In 2001, I served on a grand jury. At one point, an ADA played for us a recording from a wiretap. It was a conversation between two members of a violent drug gang. One was assigning the other to kill the girlfriend of someone who had displeased him somehow. (The ADA assured us that the police spirited the woman to safety.) As part of the conversation, the boss told the would-be killer the address of his scheduled victim. It was somewhere in a remote area of Brooklyn. They got into a debate about how to get there. And they started arguing about directions, which roads might be clogged with traffic, how to deal with one-way streets in the neighborhood and the like. It went on for five minutes, and the debate got heated. They started calling each other names and questioning each other’s intelligence. We on the grand jury started to crack up. The ADA tried to keep a straight face, until it got too much for him, too, and he started to laugh.
These guys were obviously dangerous. They were also incredibly stupid. Were they more dangerous because they were stupid? Or did their stupidity somehow mute their dangerousness?
I couldn’t help but notice the close resemblance of this dialogue to passages in David Mamet’s American Buffalo.
I used to be friendly with David back when we were both getting started on the Chicago theater scene. Second City influenced both of us. David had worked there as a busboy and, to my eye and ear, Sexual Perversity in Chicago is rather like a Second City show with a plot. And I couldn’t help but be influenced myself because I spent three years writing a book about the place, Something Wonderful Right Away. (Lanford Wilson told me he was also influenced by the nights he spent there; he incorporated a salute to Severn Darden into one of his plays.)
I can’t remember how I met David, but it must have been around 1975, because he was the reason I went to the opening night of the St. Nicholas Theater, a company he co-founded in Chicago. The show? American Buffalo. It had started as a second stage production of the Goodman and it was remounted with two of the original cast at St. Nicholas. The space was as narrow as a banana. The cast included Mike Nussbaum as Teach, JJ Johnson as Don (the play is dedicated to him) and WH Macy as the kid. I came out of it thinking it was a darn good American take on Harold Pinter. Later, David and Pinter would become close. I believe I’m correct that Glengarry Glen Ross is dedicated to Pinter, and Pinter directed some of David’s stuff in London.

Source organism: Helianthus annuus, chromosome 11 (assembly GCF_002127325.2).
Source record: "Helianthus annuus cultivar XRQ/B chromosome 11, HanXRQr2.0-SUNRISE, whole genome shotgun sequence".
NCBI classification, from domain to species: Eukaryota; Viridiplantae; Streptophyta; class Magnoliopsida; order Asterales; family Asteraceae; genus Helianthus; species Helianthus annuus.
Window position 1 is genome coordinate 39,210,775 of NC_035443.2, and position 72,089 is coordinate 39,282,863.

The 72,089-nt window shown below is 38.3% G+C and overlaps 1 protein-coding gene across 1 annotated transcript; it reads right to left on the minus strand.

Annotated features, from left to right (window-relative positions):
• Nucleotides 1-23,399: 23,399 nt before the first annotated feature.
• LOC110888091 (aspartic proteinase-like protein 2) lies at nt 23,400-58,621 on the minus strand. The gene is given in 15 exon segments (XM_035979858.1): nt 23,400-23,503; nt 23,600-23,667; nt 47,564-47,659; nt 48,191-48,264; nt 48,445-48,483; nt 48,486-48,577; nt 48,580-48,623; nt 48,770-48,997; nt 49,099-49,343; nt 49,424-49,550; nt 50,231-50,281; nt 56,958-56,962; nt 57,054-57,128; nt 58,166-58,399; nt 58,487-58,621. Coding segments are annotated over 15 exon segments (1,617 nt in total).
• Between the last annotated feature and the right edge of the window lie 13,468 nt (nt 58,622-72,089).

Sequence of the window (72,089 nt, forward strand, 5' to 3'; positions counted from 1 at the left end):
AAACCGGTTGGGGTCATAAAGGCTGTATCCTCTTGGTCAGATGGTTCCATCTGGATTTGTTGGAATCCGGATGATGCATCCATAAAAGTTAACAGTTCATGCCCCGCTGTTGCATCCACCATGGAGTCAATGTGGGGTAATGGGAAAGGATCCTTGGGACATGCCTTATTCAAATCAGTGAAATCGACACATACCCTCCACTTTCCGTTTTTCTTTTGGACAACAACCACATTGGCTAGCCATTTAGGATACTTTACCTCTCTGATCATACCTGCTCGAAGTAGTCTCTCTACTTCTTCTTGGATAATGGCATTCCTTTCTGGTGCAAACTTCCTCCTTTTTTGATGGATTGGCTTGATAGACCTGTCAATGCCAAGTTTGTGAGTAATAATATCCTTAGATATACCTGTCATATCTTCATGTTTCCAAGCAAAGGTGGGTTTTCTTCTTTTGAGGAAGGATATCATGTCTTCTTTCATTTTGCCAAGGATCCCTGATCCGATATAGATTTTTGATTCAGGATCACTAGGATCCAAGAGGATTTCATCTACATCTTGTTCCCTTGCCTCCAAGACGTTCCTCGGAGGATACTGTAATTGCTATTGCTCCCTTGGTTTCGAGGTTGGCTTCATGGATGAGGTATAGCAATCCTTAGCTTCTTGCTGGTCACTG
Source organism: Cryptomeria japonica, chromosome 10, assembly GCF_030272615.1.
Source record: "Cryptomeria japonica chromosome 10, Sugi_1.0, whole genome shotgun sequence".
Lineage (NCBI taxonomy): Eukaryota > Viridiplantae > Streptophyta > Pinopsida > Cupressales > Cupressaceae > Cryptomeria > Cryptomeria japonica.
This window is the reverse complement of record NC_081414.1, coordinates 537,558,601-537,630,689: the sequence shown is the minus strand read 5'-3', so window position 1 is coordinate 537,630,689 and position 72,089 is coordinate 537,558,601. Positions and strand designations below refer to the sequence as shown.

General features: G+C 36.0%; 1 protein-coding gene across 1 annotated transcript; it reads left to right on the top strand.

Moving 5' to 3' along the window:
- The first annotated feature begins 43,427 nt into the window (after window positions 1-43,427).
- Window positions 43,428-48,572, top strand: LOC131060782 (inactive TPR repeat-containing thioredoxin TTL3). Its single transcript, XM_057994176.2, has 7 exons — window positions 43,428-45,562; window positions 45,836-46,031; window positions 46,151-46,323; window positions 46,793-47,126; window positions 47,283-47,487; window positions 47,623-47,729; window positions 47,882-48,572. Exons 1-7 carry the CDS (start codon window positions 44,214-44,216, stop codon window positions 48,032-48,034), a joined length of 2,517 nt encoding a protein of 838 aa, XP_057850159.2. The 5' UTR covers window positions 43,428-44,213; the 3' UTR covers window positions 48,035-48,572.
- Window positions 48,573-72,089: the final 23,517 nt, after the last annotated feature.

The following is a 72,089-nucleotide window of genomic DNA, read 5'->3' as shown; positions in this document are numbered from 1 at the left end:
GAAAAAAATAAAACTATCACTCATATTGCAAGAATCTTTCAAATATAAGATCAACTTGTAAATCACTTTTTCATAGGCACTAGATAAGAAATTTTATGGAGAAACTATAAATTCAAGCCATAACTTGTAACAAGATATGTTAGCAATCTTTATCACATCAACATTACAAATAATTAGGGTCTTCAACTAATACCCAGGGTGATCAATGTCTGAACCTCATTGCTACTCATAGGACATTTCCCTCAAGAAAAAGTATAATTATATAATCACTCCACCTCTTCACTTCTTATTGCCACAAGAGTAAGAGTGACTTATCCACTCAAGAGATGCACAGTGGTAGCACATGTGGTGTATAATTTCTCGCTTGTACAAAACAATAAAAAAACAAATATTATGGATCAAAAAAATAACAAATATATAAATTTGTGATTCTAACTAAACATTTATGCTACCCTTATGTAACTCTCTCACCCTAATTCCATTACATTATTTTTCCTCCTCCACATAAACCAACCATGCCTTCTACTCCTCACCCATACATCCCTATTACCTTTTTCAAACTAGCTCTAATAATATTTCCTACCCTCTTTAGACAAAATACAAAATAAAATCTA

I remember once having a conversation with David about Buffalo. He asked me, “What do you think it’s about?” I said that I thought it was a response to Watergate; the same kinds of rationalizations for illegal crap we heard on the Watergate tapes were invoked by Teach and Donny, but, because they have less access to college-educated language, the bullshit is more evident. He seemed to like that.
One of the great virtues of the very good current production is that it’s set in the almost-round (there’s a path at the west end of the stage through the front door) so that we feel as if we’re almost in the shop with the guys. This is considerably more effective than playing it in proscenium (thought it’s Ulu Grosbard’s proscenium production starring Robert Duvall that remains my favorite). Long-time Mamet associate Neil Pepe choreographs his actors precisely around the colorful trash with which designer Scott Pask has filled Donny’s shop. At times, Sam Rockell as Teach seems to be bouncing from prop to prop, looking for something that will answer a need he can’t articulate.
I think I remember David once saying that plays that presumed to teach audiences something were poppycock (or one of the other arcane words that would occasionally pop up in his conversation). I also think I remember him saying that plays should be “engines of delight.” A Google search doesn’t turn up confirmation of this, but the phrase stuck with me. I gather from some of his more recent scripts that his thoughts on this may have evolved, since the past few I have seen seem to indeed have political agendas.
American Buffalo doesn’t presume to teach anything. Indeed Teach, the character, is a source of a steady stream of misinformation, self-justification, bad advice and paranoia. There is nothing to learn from him except the advisability of keeping distance between yourself and anyone like him.
I think there is little doubt that Teach and Donny voted for Trump (the kid didn’t vote at all). I must confess dismay to read of the David Mamet of today giving interviews defending Trump.
Plays sometimes separate themselves from their authors and attain lives independent of them. Ya know?